Agudath Israel of America expressed optimism in light of Tuesday’s Michigan Court of Appeals’ ruling ordering the Court of Claims to revisit its decision on the state’s nonpublic school reimbursement program.
In her original decision, Court of Claims Judge Cynthia Diane Stephens said the program violates the state constitution’s “Blaine amendment” language prohibiting direct or indirect aid to nonpublic schools. The $2.5 million program to reimburse nonpublic schools for state mandates that pertain to the health, safety, and welfare of their students has been included in state budget bills since 2016. The multi-year effort was led by the Michigan Catholic Conference and the Michigan Association of Non-Public Schools, who were joined by Agudath Israel of America and other nonpublic school advocates.
In a 2-1 decision, the Michigan Court of Appeals disagreed with Judge Stephens and said that each of the “actual costs” for which a nonpublic school may be reimbursed under the challenged legislation should be examined separately using a new three-prong test. The test ensures that the action or performance is 1) merely incidental to teaching, 2) does not constitute a primary function necessary for a nonpublic school to exist, and 3) does not involve excessive religious entanglement.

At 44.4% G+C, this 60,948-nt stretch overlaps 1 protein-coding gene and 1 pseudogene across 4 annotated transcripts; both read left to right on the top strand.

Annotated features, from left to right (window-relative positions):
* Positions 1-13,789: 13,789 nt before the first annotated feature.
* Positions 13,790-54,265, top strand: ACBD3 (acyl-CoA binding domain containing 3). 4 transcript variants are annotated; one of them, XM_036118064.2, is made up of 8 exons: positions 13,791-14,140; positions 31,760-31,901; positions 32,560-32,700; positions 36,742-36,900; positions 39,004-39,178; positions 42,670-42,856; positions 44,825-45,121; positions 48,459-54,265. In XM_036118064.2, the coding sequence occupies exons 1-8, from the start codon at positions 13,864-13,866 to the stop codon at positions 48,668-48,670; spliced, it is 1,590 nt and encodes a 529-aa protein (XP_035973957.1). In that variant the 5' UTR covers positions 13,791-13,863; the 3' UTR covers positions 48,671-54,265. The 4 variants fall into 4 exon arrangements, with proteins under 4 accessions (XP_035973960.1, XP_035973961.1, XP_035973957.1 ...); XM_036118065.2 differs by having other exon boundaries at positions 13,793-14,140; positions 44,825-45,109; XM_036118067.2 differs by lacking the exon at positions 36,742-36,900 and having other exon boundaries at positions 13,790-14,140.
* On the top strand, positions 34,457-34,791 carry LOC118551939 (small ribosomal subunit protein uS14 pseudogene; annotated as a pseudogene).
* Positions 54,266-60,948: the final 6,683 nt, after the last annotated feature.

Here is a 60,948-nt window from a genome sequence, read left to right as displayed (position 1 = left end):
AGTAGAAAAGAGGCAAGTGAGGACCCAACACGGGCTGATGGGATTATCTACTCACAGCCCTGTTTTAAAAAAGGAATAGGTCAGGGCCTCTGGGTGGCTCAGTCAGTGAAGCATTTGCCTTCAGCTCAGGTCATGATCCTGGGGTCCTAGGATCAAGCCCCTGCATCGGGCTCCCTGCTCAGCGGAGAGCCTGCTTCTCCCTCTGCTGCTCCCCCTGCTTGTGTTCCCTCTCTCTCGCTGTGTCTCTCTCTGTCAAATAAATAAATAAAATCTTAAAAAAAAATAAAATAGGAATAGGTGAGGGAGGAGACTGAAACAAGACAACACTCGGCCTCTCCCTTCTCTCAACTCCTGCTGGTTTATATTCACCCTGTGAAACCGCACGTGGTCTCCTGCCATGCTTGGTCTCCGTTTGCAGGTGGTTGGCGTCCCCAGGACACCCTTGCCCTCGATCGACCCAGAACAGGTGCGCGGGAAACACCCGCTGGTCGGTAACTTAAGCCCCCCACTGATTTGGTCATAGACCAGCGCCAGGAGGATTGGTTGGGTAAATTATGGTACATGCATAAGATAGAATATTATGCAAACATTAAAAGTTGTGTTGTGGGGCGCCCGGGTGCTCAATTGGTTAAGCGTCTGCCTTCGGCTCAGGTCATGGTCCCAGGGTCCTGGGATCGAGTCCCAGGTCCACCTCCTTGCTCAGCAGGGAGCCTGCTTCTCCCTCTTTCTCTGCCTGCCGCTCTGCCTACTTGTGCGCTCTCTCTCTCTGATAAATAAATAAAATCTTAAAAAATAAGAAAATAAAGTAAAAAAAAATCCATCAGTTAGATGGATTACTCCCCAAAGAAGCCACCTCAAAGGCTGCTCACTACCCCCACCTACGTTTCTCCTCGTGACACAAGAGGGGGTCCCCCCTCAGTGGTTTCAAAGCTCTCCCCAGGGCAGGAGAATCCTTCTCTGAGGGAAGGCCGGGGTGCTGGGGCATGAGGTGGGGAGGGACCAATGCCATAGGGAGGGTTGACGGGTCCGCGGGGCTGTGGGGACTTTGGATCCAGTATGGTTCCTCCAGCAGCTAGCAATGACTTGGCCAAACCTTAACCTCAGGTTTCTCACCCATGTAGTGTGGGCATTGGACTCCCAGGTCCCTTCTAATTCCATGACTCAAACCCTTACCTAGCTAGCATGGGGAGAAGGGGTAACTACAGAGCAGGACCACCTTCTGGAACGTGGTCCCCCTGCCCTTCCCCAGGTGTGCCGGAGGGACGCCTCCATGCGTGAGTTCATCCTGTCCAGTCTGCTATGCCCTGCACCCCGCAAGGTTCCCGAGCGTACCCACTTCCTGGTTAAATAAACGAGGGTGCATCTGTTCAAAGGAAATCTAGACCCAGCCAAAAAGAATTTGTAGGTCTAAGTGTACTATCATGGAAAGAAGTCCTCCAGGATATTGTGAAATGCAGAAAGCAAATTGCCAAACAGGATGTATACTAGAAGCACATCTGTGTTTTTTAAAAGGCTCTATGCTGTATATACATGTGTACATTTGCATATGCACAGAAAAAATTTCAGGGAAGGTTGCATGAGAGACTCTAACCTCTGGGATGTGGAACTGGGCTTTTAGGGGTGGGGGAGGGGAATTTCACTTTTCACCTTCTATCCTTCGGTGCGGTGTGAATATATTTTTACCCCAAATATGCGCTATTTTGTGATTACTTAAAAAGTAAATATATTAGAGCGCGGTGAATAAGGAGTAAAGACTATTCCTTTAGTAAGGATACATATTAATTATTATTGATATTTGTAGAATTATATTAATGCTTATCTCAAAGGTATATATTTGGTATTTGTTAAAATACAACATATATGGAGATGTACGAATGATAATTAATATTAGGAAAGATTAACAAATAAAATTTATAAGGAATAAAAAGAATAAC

“This decision should at least allow some health, safety, and welfare mandates to be reimbursed by the state,” said Rabbi A. D. Motzen, Agudath Israel’s national director of state relations. “But we will continue to advocate that the courts overturn state Blaine amendments themselves, which were a product of bigotry specifically targeting religion and its adherents.”
The nation’s first mandated services program was established by the New York State Legislature in 1974, thanks to the pioneering efforts of the late Agudath Israel leader Rabbi Moshe Sherer and other nonpublic school advocates.
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